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Freakish, thought Lily. That was the word for her family. Not freaks exactly, but getting there. Sometimes Lily wishes she weren’t so sensible. If she were less reliable, then perhaps she’d have more fun. As it is, her hardworking but flaky mom and her dreamy older brother count on her to run the house. She wishes things could be different, but how can she change her responsible ways? Perhaps, she thinks, she should fall in love!
Meanwhile, her scheming grandmother is planning a family party and, as is typical, Lily worries. Her fears are not entirely unfounded. Her grandfather has recently disowned her brother, and her brother has a new girlfriend who might not fit in. Her mother will probably bring the loony Mrs. Nightingale from the adult day care center where she works. And these are only the predictable complications.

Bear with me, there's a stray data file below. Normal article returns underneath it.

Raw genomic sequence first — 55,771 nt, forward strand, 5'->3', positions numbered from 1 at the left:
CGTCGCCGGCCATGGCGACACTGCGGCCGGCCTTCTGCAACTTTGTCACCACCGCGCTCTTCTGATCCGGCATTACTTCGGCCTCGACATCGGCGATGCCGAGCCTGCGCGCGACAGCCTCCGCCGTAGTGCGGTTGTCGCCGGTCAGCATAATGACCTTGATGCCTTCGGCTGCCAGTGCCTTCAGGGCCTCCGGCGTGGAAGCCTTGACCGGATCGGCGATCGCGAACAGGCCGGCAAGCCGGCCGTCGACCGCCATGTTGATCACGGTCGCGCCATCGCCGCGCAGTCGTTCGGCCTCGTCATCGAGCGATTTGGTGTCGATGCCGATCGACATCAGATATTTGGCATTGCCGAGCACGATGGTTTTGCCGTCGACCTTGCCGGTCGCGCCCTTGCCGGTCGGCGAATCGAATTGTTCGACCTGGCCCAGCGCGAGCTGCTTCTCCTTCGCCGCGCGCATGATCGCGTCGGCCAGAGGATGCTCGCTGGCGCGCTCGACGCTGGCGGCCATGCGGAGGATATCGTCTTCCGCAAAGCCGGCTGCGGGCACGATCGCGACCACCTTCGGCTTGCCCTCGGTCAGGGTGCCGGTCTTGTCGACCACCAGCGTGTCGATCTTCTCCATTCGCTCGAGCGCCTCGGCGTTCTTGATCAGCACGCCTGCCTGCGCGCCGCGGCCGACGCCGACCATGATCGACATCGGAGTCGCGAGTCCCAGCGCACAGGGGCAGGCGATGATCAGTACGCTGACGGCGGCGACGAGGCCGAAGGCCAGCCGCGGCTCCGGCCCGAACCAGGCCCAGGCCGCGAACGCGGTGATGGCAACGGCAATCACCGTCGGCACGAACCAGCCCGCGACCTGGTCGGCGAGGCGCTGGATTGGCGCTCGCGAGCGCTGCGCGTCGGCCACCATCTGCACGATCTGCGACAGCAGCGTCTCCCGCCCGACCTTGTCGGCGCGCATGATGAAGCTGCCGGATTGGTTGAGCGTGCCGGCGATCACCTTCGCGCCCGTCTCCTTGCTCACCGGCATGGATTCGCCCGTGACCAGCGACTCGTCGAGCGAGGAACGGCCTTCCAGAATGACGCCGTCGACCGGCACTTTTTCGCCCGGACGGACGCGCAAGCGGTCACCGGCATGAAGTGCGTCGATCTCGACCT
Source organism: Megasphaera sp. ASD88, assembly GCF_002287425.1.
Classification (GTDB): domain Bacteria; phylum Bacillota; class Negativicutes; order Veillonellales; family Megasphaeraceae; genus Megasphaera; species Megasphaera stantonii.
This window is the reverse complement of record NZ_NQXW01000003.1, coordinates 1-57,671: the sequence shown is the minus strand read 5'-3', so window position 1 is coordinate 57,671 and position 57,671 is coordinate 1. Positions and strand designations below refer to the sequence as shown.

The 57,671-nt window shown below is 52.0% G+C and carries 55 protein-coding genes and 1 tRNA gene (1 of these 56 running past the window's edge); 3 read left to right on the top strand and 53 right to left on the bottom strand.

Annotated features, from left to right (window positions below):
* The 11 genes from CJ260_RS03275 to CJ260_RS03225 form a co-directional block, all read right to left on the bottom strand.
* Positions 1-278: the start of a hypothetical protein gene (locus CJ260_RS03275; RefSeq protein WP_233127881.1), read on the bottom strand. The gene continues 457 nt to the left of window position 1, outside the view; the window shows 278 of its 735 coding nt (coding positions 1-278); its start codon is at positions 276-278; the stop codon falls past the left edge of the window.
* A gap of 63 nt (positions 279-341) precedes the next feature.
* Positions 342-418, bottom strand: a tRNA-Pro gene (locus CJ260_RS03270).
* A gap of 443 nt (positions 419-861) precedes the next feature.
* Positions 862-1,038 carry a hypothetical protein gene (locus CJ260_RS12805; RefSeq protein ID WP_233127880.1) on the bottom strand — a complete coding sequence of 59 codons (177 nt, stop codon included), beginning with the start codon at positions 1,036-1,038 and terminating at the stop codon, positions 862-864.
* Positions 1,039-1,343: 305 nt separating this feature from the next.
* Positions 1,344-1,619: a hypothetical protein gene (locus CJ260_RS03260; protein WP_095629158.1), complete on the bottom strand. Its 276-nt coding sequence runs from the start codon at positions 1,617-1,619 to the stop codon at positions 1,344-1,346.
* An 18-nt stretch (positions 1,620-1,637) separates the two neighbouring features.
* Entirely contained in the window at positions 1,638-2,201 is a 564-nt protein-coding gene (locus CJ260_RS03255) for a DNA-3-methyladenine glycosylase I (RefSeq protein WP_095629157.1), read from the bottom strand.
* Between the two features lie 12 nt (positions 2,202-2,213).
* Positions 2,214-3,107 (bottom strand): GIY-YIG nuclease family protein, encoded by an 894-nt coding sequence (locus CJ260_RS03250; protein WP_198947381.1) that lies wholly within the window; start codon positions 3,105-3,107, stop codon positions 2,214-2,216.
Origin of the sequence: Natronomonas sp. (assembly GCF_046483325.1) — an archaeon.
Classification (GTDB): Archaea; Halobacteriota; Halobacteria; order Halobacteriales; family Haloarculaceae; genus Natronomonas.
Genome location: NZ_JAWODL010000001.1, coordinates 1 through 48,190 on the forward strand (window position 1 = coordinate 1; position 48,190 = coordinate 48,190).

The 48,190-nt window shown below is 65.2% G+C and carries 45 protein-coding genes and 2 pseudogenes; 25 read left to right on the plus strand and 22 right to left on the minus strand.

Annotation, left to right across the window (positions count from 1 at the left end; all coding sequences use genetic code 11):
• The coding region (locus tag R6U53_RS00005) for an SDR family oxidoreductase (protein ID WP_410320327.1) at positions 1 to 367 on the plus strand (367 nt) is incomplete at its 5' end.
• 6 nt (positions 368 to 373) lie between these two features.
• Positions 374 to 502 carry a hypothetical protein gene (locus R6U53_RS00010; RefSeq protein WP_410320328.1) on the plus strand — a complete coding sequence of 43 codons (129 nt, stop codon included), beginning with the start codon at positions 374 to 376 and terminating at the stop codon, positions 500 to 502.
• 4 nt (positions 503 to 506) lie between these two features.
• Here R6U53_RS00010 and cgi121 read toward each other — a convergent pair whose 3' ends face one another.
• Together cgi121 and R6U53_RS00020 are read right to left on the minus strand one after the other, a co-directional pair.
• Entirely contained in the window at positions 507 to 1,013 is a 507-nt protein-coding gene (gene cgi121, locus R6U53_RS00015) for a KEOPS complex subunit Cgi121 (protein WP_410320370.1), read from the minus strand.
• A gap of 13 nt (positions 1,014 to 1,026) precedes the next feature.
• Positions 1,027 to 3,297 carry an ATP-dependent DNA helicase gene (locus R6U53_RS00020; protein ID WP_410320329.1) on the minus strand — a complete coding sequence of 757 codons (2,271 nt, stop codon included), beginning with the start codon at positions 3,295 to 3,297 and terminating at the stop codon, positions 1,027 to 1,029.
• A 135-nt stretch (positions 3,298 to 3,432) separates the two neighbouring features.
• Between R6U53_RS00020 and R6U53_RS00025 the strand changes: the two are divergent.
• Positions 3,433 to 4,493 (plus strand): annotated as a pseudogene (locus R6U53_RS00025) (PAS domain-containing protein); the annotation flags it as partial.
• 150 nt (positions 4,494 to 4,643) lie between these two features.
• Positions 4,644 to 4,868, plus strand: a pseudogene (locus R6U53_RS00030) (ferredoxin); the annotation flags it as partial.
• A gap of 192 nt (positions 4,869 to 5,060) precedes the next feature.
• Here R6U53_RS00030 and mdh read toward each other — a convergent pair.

Lily is beginning to understand how easily unimaginable things can happen, too. Back to the question of love, what is this new feeling Lily experiences when Daniel Steadman is near? Could it be the cure?
Neema and her best friend, Kate, are freshmen at Wentworth High. In English class they have the notorious Ms. “Bride of Dracula” Dallimore for a teacher. “Learn to fly!” she urges her students. But what are they supposed to write for their essay, “Who Am I?”
At home, Neema’s great-grandmother, Kalpana, has come for an extended visit all the way to Australia from India. At night she dreams of flying; during the day she cooks Indian food and watches the same Indian video again and again. It should be great having her there, but Neema doesn’t speak Hindi, Kalpana doesn’t speak English, and Neema’s mother can’t always be there to translate.
Meanwhile, Gull Oliver, the good-looking new boy at school, seems familiar to Neema. At night he flies past her house…[more]